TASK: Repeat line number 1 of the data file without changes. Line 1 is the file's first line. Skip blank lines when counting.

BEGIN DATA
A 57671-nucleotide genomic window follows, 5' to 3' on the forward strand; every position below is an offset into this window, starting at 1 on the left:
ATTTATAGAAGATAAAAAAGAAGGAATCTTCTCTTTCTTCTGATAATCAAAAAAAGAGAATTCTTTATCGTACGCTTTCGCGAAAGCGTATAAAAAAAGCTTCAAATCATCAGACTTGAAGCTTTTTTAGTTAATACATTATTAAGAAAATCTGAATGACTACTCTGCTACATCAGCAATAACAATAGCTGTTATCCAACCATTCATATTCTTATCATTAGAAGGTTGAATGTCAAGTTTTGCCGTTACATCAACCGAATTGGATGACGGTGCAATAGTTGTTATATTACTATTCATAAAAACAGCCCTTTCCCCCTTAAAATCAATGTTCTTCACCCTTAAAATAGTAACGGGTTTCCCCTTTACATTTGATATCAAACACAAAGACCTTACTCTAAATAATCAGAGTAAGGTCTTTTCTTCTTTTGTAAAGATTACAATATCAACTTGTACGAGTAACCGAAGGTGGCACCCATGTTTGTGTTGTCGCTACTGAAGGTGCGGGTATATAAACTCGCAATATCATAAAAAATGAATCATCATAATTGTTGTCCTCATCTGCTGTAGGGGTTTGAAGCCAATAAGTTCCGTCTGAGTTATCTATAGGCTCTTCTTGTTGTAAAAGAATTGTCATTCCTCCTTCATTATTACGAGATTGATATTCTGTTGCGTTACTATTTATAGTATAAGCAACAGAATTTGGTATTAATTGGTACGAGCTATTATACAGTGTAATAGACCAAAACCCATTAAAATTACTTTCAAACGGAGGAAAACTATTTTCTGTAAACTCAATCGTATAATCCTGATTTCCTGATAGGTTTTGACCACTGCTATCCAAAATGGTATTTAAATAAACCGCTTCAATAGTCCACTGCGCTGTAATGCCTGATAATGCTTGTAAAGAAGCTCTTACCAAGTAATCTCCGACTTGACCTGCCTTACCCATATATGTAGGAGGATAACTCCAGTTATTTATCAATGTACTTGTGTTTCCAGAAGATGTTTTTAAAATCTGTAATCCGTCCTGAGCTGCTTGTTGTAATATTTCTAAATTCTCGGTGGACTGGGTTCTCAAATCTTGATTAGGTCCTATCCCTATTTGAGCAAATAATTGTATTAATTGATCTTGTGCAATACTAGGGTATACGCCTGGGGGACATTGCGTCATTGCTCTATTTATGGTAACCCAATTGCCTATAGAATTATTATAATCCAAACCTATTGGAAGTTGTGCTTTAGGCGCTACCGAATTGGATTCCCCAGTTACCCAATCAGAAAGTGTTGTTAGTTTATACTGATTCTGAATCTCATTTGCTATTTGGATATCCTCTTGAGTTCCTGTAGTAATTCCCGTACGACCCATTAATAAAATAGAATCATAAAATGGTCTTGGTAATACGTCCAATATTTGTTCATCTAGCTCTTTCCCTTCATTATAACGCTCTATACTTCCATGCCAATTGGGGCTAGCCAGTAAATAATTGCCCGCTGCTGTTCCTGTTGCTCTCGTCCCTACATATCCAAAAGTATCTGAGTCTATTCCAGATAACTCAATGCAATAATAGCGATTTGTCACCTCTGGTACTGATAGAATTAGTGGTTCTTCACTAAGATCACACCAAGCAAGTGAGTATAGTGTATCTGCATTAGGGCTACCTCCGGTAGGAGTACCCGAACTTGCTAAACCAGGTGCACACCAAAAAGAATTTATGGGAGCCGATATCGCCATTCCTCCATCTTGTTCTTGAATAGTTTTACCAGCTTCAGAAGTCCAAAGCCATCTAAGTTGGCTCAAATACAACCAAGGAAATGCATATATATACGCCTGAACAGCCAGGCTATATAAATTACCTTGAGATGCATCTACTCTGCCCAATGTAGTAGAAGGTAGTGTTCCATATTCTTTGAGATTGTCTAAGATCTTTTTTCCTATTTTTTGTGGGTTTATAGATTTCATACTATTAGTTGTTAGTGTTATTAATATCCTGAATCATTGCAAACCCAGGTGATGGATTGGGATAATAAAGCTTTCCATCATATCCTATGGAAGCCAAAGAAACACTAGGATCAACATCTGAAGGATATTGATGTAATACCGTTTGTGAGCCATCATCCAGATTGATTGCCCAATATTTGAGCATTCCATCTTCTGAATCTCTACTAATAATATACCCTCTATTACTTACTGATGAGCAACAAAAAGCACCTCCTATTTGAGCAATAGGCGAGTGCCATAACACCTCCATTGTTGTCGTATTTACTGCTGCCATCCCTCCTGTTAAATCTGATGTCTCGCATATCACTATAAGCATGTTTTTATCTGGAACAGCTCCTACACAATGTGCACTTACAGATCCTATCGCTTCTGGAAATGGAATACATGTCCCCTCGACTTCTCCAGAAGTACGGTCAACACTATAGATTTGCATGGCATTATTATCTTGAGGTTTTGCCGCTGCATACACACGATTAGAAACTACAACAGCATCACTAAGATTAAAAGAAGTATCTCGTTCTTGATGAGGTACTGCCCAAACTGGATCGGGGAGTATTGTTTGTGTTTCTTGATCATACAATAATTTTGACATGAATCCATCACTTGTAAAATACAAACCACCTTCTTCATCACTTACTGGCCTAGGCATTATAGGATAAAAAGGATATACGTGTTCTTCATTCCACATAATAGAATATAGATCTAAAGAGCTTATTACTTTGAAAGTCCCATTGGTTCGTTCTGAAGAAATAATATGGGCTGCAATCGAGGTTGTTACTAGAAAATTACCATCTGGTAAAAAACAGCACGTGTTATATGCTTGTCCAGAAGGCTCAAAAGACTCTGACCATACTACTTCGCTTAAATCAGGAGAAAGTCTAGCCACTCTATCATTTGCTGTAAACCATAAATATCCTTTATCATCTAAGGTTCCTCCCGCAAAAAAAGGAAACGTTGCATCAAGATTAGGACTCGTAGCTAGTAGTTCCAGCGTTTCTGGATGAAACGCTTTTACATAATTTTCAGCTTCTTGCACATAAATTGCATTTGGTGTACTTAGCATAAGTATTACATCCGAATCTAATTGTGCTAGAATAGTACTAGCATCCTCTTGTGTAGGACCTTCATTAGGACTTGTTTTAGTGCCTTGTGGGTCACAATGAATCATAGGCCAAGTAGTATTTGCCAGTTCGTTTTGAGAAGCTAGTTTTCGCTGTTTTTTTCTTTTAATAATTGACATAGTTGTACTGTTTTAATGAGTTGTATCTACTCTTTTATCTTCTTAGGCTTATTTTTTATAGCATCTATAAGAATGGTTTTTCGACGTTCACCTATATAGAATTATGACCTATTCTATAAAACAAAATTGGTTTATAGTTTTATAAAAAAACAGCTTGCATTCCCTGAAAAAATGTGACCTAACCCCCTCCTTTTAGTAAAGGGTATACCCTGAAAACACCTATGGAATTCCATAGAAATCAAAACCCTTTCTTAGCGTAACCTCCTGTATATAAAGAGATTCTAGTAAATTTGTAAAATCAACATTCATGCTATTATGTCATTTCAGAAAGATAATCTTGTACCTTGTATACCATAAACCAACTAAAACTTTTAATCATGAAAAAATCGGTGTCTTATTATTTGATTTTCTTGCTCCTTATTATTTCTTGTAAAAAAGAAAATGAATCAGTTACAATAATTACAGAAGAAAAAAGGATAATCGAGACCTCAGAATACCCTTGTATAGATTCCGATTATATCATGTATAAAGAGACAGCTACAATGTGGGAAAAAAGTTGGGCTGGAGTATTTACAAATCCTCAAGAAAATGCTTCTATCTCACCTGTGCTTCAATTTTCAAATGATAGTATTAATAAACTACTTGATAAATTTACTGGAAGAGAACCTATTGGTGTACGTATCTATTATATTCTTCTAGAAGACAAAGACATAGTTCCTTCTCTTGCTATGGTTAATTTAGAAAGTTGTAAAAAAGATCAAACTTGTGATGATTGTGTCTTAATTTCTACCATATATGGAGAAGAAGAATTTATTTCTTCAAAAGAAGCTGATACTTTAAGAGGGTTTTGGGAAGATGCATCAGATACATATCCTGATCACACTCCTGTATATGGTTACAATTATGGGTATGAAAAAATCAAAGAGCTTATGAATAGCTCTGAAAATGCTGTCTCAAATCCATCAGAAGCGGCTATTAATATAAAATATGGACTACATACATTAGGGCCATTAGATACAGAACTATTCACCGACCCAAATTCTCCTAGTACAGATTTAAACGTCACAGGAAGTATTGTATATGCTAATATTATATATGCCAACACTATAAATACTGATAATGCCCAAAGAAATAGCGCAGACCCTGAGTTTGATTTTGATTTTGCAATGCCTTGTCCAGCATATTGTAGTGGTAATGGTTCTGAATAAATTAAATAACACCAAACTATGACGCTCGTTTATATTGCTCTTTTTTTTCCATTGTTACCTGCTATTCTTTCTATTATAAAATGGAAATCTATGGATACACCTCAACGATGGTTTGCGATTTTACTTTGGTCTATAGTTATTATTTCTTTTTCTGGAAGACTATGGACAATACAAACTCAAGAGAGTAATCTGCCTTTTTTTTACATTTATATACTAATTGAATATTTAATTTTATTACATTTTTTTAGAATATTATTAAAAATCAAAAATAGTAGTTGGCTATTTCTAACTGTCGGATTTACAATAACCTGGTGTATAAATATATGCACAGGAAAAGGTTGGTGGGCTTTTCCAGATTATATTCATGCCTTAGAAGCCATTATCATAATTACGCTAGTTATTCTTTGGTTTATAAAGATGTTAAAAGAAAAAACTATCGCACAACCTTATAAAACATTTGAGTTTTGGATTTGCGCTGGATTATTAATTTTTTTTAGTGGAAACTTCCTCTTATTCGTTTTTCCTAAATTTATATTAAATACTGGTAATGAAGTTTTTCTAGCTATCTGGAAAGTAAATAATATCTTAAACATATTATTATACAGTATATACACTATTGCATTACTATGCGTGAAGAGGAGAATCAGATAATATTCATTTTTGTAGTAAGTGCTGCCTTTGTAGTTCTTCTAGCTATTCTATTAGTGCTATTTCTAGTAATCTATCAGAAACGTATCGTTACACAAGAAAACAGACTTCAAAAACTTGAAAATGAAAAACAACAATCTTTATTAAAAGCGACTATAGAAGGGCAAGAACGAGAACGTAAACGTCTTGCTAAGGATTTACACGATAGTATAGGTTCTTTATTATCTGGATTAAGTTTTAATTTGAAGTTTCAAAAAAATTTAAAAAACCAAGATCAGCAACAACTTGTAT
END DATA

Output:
A 57671-nucleotide genomic window follows, 5' to 3' on the forward strand; every position below is an offset into this window, starting at 1 on the left: